The UK government has ordered a phase two investigation into Nvidia’s proposed acquisition of chip designer Arm, citing competition and national security concerns.
The move follows the end of a phase one review into the £40m deal by the Competitions and Markets Authority (CMA) in August, which raised significant competition concerns but did not refer to national security. The report, published in full today, cited “detailed and reasoned submissions from customers and competitors raising concerns” across the globe. This related to the potential of a “substantial lessening of competition across four key markets” – data centers, internet of things, the automotive sector and gaming applications.
Digital Secretary Nadine Dorries has now written to the CMA instructing them to conduct an in-depth phase two investigation into the deal. In addition to competition considerations, Dorries said national security continues to be a relevant consideration and should be investigated further.
Under the Enterprise Act 2002, the UK government has the power to intervene in certain mergers on public interest grounds. The issue in the Nvidia-Arms deal relates to the design and production of semiconductors, which is increasingly seen as strategically critical to countries’ national and financial security. Cambridge-based Arm licenses semiconductor intellectual property, and Arm-based chips are used in a significant proportion of connected devices within homes, cars and businesses, including the vast majority of smartphones.
Dorries commented: “I have carefully considered the CMA’s phase one report into NVIDIA’s proposed takeover of Arm and have decided to ask them to undertake a further in-depth phase two investigation.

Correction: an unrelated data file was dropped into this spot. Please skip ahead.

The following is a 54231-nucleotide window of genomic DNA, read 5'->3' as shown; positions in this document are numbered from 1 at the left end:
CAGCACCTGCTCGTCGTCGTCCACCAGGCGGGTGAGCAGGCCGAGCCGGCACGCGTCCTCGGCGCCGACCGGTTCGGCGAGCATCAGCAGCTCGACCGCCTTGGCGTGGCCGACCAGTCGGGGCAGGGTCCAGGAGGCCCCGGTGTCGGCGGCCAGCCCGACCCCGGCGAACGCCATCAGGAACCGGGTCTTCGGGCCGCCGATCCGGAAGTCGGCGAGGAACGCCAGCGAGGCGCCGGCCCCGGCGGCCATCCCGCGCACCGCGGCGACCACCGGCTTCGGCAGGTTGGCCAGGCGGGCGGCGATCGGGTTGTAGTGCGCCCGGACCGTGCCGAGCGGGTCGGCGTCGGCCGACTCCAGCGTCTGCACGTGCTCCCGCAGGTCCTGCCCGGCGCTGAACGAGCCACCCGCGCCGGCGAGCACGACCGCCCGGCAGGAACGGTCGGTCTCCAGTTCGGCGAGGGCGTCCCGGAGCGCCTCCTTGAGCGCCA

“Arm has a unique place in the global technology supply chain, and we must make sure the implications of this transaction are fully considered. The CMA will now report to me on competition and national security grounds and provide advice on the next steps.
“The government’s commitment to our thriving tech sector is unwavering and we welcome foreign investment, but it is right that we fully consider the implications of this transaction.”
The CMA now has 24 weeks to conduct the phase two investigation and deliver a final report to the Digital Secretary. Once this process is complete, she has two options. The first is to make an adverse public interest finding in relation to the acquisition on national security and/or competition grounds, and if so, take action to remedy any adverse effects. The other would be to make no adverse public interest finding and refer the case back to the CMA to remedy any competition concerns identified.